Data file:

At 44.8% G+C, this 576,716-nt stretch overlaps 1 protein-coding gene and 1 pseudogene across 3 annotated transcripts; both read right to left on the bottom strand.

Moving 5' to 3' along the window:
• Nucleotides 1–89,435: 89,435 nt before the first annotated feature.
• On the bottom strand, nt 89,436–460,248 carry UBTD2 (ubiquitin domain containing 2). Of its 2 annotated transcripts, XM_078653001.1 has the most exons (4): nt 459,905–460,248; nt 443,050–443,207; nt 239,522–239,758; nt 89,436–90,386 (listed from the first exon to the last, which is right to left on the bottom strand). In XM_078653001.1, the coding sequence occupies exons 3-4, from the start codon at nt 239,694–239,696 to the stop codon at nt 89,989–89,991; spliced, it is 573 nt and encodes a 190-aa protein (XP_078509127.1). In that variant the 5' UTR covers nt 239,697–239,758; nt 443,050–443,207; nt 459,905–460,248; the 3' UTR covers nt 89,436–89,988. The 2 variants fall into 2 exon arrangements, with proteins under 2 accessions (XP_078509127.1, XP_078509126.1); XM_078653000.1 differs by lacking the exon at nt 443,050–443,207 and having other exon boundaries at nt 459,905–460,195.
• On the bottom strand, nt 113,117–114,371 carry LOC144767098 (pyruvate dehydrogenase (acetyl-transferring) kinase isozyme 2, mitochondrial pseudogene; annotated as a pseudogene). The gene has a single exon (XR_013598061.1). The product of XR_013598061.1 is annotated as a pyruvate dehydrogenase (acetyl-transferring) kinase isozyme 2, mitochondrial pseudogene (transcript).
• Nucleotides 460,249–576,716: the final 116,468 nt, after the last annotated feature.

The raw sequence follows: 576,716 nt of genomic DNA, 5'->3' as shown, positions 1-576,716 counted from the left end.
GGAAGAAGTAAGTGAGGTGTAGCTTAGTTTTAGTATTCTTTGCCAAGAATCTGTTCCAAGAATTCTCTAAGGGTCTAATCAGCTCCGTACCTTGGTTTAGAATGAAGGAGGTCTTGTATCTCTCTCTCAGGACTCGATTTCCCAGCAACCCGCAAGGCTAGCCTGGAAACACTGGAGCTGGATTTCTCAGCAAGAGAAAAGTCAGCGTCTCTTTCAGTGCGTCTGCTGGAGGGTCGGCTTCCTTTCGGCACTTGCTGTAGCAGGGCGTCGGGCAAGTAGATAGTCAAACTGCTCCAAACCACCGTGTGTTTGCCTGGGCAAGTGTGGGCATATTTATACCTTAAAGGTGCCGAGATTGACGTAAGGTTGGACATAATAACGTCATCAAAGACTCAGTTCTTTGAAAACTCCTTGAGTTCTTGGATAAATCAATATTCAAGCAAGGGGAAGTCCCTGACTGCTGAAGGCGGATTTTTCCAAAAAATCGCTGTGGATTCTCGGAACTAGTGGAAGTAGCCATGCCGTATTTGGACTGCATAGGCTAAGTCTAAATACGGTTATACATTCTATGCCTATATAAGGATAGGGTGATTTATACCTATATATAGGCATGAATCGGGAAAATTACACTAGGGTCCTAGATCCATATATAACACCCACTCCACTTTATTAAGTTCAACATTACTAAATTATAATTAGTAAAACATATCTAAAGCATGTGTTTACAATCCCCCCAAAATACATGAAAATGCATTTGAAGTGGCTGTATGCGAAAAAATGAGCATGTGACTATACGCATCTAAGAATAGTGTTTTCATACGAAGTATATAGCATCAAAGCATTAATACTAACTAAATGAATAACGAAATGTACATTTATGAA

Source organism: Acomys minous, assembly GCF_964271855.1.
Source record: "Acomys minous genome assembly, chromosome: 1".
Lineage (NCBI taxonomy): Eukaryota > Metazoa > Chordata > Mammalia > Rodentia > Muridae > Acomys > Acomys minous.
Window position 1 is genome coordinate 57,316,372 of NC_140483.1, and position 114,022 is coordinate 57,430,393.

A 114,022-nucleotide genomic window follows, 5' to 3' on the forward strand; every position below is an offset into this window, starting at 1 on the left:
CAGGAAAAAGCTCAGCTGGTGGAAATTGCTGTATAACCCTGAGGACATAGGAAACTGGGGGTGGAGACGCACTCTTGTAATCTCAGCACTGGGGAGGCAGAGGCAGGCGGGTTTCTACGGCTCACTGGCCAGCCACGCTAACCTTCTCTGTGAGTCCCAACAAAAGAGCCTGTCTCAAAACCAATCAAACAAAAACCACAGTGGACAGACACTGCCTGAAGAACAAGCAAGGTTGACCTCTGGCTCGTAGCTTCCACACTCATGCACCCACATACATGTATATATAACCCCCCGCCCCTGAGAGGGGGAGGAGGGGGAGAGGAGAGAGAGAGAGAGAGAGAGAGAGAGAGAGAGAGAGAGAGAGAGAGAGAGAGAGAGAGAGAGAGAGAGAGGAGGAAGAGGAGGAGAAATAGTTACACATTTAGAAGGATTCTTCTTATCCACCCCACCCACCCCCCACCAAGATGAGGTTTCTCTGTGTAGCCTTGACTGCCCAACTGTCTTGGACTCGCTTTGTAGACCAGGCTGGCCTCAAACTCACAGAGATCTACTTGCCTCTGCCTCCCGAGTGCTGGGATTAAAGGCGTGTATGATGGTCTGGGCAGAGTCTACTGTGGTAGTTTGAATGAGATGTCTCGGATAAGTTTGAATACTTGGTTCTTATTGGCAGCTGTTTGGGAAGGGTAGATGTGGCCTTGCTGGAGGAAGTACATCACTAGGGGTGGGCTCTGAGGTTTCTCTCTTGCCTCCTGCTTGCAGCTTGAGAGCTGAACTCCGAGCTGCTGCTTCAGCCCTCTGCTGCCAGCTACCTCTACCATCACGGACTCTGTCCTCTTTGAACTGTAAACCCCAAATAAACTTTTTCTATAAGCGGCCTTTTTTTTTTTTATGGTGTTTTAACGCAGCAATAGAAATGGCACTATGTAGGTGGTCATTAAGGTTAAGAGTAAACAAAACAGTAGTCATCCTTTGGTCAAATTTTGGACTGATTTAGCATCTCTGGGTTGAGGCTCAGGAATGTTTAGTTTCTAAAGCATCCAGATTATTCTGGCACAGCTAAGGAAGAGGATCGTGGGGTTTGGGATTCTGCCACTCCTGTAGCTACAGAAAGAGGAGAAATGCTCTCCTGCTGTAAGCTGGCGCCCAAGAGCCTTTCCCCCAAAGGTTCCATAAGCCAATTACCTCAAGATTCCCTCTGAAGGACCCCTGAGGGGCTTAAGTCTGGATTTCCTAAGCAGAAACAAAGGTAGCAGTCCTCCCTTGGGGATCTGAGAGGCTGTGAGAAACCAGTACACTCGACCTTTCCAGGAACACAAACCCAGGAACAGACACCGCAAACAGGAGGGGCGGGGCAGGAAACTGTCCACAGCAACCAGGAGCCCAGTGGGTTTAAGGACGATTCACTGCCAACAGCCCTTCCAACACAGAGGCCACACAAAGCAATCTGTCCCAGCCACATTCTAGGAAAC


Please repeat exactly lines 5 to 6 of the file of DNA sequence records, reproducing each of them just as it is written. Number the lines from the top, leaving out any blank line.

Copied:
• On the bottom strand, nt 113,117–114,371 carry LOC144767098 (pyruvate dehydrogenase (acetyl-transferring) kinase isozyme 2, mitochondrial pseudogene; annotated as a pseudogene). The gene has a single exon (XR_013598061.1). The product of XR_013598061.1 is annotated as a pyruvate dehydrogenase (acetyl-transferring) kinase isozyme 2, mitochondrial pseudogene (transcript).
• Nucleotides 460,249–576,716: the final 116,468 nt, after the last annotated feature.